Self-service is a magical concept. Think about the monumental leap that we’ve achieved by empowering customers to complete a process or resolve an issue on their own. Mass adoption of the internet has made self-service a true reality.
Prior to web experiences, the best examples of a customer completing a process entirely on his/her own was a supermarket self-checkout, or an automated phone call where we could pay our bill by entering a credit card number with our dial pad. Today, we can get a mortgage, buy a couch, resolve a bank account issue, or have a meal catered entirely with point and click (or tap).
That said, if the self-serve experience becomes complicated, we’ll still want to communicate with the company somehow. I’m not going to debate whether connecting with a chatbot or a person is a better way to resolve the issue, or whether messaging with a customer service representative is better than speaking with one. The thing that baffles me is how we still have phone numbers displayed on websites or mobile apps.
We can host a 20 person video meeting through our browser on Google Hangouts but if I have a question about an insurance policy online, I have to dial a 10 digit number that takes me entirely away from self-serving? Why can’t I speak with someone about the policy directly in the browser? Someone who immediately knows who I am, why I’m reaching out and can guide me to resolution right on the website.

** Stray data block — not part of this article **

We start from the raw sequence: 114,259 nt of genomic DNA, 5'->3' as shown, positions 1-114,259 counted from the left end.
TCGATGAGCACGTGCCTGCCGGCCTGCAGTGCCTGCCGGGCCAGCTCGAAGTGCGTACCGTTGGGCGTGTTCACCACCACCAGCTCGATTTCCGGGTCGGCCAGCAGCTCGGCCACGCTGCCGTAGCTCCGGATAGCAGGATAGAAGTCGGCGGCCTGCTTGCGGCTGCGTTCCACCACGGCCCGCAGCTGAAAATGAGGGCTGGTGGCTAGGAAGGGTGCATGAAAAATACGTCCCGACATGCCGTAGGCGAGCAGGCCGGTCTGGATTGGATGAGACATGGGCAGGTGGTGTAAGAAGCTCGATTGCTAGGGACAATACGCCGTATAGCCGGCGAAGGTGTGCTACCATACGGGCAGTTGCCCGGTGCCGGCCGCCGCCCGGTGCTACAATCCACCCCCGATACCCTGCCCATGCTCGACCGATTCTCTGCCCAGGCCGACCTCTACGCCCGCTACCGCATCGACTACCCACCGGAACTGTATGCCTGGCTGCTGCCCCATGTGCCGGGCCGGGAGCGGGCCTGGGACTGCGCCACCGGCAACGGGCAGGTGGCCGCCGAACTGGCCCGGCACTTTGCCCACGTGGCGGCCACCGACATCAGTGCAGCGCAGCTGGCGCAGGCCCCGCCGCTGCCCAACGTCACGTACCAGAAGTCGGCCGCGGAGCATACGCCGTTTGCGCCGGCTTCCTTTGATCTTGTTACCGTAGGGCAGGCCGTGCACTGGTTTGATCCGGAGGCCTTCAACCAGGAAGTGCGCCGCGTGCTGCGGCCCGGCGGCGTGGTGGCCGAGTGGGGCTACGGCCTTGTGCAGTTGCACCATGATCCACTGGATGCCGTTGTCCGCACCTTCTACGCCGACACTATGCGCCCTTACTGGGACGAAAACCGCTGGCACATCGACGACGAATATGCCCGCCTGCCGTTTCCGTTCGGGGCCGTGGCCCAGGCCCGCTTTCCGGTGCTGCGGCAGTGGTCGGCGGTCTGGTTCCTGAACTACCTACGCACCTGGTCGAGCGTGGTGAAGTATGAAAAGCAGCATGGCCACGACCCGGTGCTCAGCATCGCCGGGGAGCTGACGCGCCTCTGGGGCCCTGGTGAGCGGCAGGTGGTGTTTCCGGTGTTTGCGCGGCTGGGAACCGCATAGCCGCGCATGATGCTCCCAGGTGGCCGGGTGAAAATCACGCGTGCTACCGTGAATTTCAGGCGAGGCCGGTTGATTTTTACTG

A phone number on a website or mobile app is like a DVD— it was the best way to watch a movie until the internet made it practically obsolete. There are certainly some ways that we can avoid calling that on-screen phone number (see: live chat) but these experiences are rarely in line with the excellent self-serve options that we have access to.
Customers have become accustomed to the ease of self-service. These web experiences put us 75% of the way to true digital commerce and service. The remainder is digitizing the communication experience.
When was the last time you dialed a phone number to get in touch with a friend or family member? Why are we still doing it with businesses? If we see the phone number on a billboard, a TV ad, or an old post-it note then mayyybe… but a phone number on a screen? May as well pop in a DVD instead of tuning into Netflix.